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Finlay’s lockdown picks

Written by Music

The lockdown situation has certainly affected us all in different ways over the last couple of months. In terms of music, now is a great time to delve into all the music you’ve never got round to listening to – or just listen to the same few tracks on repeat, which is pretty much what I’ve done. Here are a few of the ones you’ll hear me singing in my bedroom at the moment.

DMA’S – ‘The Glow’

First up is ‘The Glow’, the title track and third single from DMA’S upcoming third album, which has recently been pushed back to July 10. This song is an absolute anthemic banger that was meant to be blasted live this whole summer over a plethora of live shows, including at Newcastle’s very own Hit The North festival. The video above is a live recording of the song at Brixton Academy in March, just before corona really hit us, and sadly shows just what we are missing right now. Instead, I guess we’ll have to blast it out of our speakers at home.

Though it is a fast, upbeat song with a more pop-oriented production style compared to DMA’S previous records, this song coincidentally captures the confusion we all feel in quarantine very well, with the first verse singing, “Is anybody real? Does anybody feel? Does anybody write the days in motion? They’re sinking through the ocean” – too relatable as the days seem to fly by in a meaningless manner at the moment.

This is definitely my favourite tune at the moment and I highly recommend you check out the DMA’S if you haven’t already, especially in the run-up to their new LP.

Alfie Templeman – ‘Happiness In Liquid Form’

This next song was co-written with Justin Young of The Vaccines and Will Bloomfield, previous manager of One Direction. Blending indie and pop effortlessly, this is fronted by the insanely talented young artist Alfie Templeman, who is quickly gaining traction on all platforms due to his tight, genre-fluid songwriting and energetic live shows. This is the title track of Alfie’s 4th EP before his 18th birthday, quite a big claim considering the range of sounds he’s already explored.

The tune itself just radiates positive vibes and is a great distraction from revision and the fact that my graduation is doomed (cry). While not being the most lyrically refined piece of work in my opinion, and I personally attach little meaning to the words, the bubbly production enables escapism in its purest and most joyful form – definitely needed right now. A bit repetitive? Yes. Overly poppy? Probably. Undeniably catchy and uplifting? Definitely.

Easy Life – ‘petty crime’

If you haven’t heard of Easy Life by now, you’re either living under a rock (or have better things to do than listen to basic indie music all day). Between the Leicester band’s #3 charting third mixtape and their upcoming debut album, they dropped the aptly named ‘see you later maybe never’ – that’s @ you, Newcastle Uni. This features two lockdown demos, ‘peanut butter’ and the less streamed ‘petty crime’. Both of these songs discuss relationships, with ‘petty crime’ described the bad influence of the protagonist’s partner. 

The incredibly catchy chorus sings, “So what am I, what am I to do? Petty crimes, breaking rules with you, and all these situations we go through, we come out the other side brand new” – if that’s you disobeying lockdown regulations, please break up immediately. Although the lyrics are pretty smart if you pay attention, I personally just love this group’s general vibe and will play literally anything they release on repeat endlessly.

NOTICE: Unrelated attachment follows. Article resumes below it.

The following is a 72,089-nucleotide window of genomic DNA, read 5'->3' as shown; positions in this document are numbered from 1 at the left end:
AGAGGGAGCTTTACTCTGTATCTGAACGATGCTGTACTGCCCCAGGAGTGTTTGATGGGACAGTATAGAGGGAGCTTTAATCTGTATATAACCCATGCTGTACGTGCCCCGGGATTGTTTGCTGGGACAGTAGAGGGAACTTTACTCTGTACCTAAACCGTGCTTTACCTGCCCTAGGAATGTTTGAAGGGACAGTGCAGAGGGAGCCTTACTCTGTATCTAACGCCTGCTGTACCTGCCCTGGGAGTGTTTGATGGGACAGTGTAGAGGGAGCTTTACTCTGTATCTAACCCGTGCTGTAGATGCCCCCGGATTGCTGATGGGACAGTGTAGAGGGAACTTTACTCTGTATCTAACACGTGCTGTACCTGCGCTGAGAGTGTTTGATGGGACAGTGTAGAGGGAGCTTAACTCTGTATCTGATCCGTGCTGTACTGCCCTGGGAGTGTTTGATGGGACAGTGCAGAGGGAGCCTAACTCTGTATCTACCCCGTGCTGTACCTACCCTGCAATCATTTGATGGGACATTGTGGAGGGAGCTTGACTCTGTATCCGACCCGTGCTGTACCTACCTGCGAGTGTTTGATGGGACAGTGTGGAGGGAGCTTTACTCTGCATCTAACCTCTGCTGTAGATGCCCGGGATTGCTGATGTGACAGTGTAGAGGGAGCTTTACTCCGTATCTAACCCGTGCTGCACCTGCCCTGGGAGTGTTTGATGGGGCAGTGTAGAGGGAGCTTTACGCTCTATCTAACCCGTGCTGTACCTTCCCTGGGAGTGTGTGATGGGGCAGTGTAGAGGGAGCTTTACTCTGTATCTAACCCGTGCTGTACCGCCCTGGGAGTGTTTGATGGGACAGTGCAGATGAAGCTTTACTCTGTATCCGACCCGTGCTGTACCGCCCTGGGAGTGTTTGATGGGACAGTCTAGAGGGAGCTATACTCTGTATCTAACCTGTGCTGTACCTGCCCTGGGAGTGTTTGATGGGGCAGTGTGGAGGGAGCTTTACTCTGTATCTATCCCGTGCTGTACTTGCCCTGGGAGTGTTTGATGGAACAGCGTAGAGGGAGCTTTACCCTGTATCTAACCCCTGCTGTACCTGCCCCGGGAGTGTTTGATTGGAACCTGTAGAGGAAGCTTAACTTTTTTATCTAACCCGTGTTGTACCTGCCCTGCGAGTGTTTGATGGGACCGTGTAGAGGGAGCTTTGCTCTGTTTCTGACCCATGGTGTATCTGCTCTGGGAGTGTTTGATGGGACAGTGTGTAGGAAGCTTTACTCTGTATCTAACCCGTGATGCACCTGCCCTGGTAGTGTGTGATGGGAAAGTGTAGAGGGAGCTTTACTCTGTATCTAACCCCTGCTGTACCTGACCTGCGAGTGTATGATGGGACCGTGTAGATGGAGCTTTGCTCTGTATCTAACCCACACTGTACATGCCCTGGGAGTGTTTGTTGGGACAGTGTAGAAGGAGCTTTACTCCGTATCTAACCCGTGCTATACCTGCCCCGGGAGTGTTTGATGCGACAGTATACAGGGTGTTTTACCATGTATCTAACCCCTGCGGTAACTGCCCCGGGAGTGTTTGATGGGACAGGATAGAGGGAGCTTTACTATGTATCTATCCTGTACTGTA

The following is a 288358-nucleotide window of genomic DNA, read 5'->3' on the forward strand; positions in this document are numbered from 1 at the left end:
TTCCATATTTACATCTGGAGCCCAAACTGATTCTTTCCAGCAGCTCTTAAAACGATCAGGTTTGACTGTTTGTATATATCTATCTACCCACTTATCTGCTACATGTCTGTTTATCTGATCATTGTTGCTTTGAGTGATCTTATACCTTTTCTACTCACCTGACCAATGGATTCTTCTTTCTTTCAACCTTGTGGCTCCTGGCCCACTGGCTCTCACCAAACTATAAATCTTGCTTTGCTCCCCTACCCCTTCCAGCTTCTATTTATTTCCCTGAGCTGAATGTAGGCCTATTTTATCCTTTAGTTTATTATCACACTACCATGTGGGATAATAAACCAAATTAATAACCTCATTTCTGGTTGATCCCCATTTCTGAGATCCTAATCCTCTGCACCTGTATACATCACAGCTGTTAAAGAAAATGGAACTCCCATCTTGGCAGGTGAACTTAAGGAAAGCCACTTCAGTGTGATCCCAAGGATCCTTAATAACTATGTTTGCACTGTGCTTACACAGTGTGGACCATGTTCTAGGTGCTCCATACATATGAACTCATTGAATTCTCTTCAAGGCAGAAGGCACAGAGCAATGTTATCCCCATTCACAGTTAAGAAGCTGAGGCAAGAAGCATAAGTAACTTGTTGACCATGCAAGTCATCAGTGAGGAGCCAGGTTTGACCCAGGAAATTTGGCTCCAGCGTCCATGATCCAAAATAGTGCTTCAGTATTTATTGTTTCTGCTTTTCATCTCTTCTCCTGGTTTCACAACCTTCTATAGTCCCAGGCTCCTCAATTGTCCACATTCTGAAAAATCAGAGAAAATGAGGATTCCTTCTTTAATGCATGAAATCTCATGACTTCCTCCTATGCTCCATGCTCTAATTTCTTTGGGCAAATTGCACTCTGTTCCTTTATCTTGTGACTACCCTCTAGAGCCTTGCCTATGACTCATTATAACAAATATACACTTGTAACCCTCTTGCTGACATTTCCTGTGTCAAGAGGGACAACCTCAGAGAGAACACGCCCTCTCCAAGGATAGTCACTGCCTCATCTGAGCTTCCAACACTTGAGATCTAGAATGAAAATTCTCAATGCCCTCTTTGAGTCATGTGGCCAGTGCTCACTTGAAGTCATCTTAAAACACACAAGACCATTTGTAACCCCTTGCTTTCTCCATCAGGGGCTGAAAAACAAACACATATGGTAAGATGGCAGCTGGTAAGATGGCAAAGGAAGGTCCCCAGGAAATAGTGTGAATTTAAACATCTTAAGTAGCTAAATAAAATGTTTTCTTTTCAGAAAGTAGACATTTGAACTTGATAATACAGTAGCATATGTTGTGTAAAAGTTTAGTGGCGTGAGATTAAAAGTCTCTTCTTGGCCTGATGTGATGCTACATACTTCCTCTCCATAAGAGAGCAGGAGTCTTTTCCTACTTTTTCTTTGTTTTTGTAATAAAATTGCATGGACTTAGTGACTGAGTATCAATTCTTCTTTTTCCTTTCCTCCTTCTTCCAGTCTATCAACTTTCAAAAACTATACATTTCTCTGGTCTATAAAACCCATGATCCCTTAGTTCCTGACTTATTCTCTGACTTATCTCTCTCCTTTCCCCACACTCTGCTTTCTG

Oasis – ‘Bonehead’s Bank Holiday’

Taking a break from the more modern music I tend to listen to, this pick is taken from the iconic Oasis record, ‘(What’s The Story) Morning Glory?’.

It is definitely not the most well written or well-known song on the album, which is a debate I’ll leave for another time, but it perfectly encapsulates the feeling of a group of friends just messing around and having fun. The lyrics mention a lads holiday to Spain from the point of view of the band’s rhythm guitarist, which is certainly something we are all missing out on this summer. The melody is catchy and upbeat throughout, and the chorus of ‘la la las’ is unusual when compared to Noel Gallagher’s normal songwriting style.

Photo credit: MichaelSpencerJones @msj_photo

I feel like this song was deliberately made to be exactly what it is; nonsense, but fun. The mindless chatter / drunken ranting between Bonehead and Liam at the end was kept on the recording after the instrumentals wrap up, adding more to that vibe of banter between the lads over a few beers. God, I miss that.

Inhaler – ‘It Won’t Always Be Like This

Wow, another modern English indie band!!!1!21!!

Inhaler are an Irish four-piece fronted by Elijah Hewson, the son of Bono himself. While guitar centred, the group’s production style is very indie-pop, with a solid discography of singles already released – this is one of their earliest. They played Newcastle’s Riverside in February, which is one of my last memories of the now relic that is live music; my review of that gig can be found here.

The words are, shock horror, about a relationship; this time, a guy being so hung up on a girl that he gets constantly played “like a record, baby”. Not exactly a new concept, sure, but the pre-chorus and chorus are absolute belters, it’s impossible to not sing along. I also find myself air-guitaring to the verses way too often – listen and you’ll know what I mean.

If you’re depressed and alone in lockdown, there’s no better cure than listening to a much-needed reminder; it won’t always be like this.

Last modified: 23rd May 2020

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